Scattered Science Fiction

The science fiction genre encompasses as much variety of content and style as any other, and I enjoy most of them. Here are three quite different examples I’ve read recently.


Marie Brennan’s Lady Trent series (which treats its dragons as wild animals rather than Within the Sanctuary of Wingsthe sentient beings so popular in science fiction and fantasy) is set in a world comparable to our own in many ways but wildly different in others. I let Within the Sanctuary of Wings sit on my shelf for a long time, and took my time reading it, knowing it was the last of the series; I didn’t want it to end. This fifth volume of Lady Trent’s memoirs started a bit slowly, but in good time Isabella makes her greatest discovery, and with the help of her loyal supporting cast solves the problems that come along with it.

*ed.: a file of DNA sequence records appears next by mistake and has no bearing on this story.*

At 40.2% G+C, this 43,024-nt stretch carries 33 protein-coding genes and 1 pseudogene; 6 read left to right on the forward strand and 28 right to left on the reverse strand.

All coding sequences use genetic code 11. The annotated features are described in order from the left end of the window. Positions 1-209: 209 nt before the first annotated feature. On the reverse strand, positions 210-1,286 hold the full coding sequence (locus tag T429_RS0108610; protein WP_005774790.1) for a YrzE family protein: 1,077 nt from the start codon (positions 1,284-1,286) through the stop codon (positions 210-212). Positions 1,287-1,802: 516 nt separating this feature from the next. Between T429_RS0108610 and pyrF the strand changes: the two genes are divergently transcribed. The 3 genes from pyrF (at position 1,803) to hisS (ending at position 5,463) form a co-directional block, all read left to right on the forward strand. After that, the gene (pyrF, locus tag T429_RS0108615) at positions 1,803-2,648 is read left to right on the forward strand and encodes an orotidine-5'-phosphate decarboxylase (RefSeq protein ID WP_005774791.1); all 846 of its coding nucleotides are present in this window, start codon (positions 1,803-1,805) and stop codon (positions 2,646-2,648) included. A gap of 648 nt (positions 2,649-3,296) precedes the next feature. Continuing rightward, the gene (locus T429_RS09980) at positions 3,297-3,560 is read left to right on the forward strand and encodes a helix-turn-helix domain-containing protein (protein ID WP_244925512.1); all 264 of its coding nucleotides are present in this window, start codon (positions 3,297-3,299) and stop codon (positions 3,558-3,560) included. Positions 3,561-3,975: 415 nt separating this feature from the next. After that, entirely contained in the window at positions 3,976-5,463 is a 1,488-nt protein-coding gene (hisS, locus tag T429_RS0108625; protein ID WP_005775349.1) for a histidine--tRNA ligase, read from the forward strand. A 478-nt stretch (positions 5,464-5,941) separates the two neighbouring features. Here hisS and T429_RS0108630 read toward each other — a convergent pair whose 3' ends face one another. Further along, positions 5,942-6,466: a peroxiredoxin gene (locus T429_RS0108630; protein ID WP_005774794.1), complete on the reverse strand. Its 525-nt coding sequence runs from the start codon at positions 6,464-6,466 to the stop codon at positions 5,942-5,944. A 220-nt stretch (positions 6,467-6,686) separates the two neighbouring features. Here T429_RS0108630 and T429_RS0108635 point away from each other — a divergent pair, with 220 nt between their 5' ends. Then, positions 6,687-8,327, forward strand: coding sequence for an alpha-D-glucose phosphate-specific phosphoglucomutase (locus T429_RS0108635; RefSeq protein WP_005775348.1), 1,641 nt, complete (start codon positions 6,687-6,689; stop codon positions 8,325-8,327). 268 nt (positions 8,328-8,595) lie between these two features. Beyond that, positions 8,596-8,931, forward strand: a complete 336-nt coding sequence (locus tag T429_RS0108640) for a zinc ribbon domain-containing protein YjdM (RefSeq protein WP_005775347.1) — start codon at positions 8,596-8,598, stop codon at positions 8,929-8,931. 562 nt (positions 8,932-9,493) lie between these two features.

I wouldn’t recommend this as a stand alone–you want to read the whole series. In fact, I want to read them all again, one of these days, without the yearly wait for the next volume. My only complaint about the series is with Tor’s decision to print the books in odd-colored inks (brownish, reddish, or blueish) probably to better serve the wonderful illustrations, but a bit hard on older eyes.


If you’ve been following the action in Veronica Scott’s science fiction romance novels set in the Sectors universe, adventures on far flung star ships and colony planets, you’ll Songbirdrecognize some of the supporting actors in Star Cruise: Songbird, a novella originally published in the Pets In Space anthology, but the story works perfectly well as a stand alone. The pet in this tale is Valkyr, a telepathic Qaazimir war eagle bonded to Grant Barton, recently retired from the Sectors military and now working security on the cruise ship Nebula Zephyr. Grant finds himself handling ship-board security for celebrity entertainer Karissa Dawnstar, a famous and widely beloved singer. Not exactly what he signed on for, but his instincts—and Valkyr’s—take over in the face of developments. What is more dangerous, a mob of adoring fans, a lovelorn stalker, or a pair of strangely devoted monks?